‘It’s not something I’ve spoken to Stanley Johnson about but way of explanation in the early days of the vaccination programme it was the case that GPs were doing two jabs, a first one followed a few weeks later by a second one.

‘It appears that Stanley Johnson was one of those people who was in that first wave. 

‘It’s been true of a number of individuals around the country and Stanley Johnson appears to be one of them.’

Speaking on Good Morning Britain on Friday, Stanley revealed: ‘I had my first jab on December 18 and three weeks on is today and I’m very much looking forward to it. I don’t have to go far.’ 

Speaking on Good Morning Britain on Friday (pictured), Stanley revealed: 'I had my first jab on December 18 and three weeks on is today and I'm very much looking forward to it. I don't have to go far'

Speaking on Good Morning Britain on Friday (pictured), Stanley revealed: ‘I had my first jab on December 18 and three weeks on is today and I’m very much looking forward to it. I don’t have to go far’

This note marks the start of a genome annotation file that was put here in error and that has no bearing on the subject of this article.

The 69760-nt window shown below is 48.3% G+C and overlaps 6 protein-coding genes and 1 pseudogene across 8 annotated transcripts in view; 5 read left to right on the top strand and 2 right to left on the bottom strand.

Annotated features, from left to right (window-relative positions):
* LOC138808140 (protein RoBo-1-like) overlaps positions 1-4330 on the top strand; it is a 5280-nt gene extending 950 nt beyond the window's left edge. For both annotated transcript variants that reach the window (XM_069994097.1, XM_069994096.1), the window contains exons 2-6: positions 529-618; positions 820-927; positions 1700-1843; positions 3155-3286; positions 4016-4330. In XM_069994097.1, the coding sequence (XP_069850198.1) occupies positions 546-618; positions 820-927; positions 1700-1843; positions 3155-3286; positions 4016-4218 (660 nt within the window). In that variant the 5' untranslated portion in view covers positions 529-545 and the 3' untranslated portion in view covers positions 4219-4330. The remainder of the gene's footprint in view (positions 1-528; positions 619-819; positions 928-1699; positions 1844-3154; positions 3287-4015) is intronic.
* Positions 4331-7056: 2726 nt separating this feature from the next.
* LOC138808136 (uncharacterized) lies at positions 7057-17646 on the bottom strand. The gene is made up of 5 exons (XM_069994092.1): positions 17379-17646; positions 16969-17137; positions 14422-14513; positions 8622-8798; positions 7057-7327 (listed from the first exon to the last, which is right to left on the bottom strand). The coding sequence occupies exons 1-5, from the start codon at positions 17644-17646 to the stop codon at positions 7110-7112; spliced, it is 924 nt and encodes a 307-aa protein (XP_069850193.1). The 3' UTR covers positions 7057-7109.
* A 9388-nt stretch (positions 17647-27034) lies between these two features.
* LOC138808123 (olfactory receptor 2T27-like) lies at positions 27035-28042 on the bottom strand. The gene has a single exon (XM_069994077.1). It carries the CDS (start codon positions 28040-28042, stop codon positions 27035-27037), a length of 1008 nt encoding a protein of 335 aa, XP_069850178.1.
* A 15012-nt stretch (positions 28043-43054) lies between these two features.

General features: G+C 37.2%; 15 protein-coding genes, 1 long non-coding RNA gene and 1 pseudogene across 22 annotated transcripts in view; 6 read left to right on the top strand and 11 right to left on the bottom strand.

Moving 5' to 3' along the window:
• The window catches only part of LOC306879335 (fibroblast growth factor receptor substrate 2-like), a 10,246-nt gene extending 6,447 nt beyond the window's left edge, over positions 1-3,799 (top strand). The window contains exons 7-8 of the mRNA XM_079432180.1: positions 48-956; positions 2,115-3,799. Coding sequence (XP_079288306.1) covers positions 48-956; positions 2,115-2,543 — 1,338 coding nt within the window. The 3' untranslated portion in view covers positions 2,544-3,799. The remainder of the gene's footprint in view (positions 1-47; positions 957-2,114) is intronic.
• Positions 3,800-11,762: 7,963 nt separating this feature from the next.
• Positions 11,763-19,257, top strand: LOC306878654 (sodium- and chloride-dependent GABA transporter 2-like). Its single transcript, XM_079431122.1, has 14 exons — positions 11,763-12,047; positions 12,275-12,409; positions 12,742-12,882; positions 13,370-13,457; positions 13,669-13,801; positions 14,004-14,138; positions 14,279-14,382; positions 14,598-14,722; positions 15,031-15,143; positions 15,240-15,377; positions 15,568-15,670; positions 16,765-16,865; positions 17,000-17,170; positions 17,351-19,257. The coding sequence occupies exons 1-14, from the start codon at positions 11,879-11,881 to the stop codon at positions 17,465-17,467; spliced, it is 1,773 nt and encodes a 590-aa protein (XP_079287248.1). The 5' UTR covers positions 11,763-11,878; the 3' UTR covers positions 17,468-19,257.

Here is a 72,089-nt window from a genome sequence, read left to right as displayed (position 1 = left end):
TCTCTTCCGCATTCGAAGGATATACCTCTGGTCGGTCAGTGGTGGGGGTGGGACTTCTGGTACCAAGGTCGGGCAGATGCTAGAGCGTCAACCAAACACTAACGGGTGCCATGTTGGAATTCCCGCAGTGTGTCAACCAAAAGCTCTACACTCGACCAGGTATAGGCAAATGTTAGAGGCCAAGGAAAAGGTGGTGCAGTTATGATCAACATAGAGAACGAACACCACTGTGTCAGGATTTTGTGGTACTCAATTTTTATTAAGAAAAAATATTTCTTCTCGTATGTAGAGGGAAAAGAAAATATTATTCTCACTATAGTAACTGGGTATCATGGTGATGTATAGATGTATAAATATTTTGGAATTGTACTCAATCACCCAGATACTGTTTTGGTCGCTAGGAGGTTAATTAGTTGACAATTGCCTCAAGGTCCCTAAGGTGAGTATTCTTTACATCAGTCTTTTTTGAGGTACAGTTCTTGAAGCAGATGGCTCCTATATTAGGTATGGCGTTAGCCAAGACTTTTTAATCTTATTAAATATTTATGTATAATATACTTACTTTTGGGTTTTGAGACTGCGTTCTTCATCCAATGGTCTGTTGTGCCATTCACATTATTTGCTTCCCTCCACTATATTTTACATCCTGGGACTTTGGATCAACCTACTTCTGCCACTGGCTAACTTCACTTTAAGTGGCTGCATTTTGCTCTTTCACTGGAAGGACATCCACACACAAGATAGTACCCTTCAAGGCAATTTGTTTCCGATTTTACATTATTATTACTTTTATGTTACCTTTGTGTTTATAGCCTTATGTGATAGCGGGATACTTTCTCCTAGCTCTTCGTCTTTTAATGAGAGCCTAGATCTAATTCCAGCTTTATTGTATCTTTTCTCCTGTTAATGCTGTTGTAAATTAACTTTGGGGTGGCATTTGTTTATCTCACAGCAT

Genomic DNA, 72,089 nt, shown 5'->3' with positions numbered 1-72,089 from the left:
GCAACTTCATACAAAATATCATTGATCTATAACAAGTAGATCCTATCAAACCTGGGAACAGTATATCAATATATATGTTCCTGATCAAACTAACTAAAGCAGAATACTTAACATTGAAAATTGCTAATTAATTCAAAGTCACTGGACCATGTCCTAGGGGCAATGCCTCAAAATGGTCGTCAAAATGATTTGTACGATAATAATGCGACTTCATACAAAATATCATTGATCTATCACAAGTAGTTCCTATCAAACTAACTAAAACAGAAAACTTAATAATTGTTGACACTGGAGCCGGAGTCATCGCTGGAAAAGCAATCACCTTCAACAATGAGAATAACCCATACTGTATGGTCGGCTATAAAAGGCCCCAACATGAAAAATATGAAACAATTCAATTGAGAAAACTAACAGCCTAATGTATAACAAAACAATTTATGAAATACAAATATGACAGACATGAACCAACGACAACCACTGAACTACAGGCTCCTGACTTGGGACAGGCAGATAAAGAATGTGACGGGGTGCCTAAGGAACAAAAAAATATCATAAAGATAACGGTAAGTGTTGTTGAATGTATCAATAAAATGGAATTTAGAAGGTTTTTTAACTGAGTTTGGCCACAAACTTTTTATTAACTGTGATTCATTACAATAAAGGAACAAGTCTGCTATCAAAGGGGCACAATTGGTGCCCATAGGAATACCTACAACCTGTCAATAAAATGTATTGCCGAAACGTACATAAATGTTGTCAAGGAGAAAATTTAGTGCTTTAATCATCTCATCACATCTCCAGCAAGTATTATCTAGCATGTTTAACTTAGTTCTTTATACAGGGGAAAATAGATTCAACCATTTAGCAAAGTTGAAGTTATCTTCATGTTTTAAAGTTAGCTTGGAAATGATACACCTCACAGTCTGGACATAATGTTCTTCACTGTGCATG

He also queried if the vaccine would give him a ‘get out of jail free card’ to resume normal life – but this was quickly kiboshed by presenter Kate Garraway who said it would not. 

Stanley said: ‘I’m very reassured by the fact that we have got a grip of the vaccination programme… and as someone said – ‘give us the tools and we will finish the jab!’ I’m confident we’ll get there by Easter.’  

During the pandemic he has often undermined his son, the Prime Minister, by not wearing a mask properly, travelling to his Greek holiday home and going against initial advice by declaring he would still visit the pub.

He blamed his ‘prominent nose’ for a picture showing him without a mask covering his face while waiting for a train.

Grilled about his antics on Good Morning Britain, he said: ‘Sometimes the mask slips, by accident, I have a very prominent nose and sometimes it’s not very easy to keep it all covered.’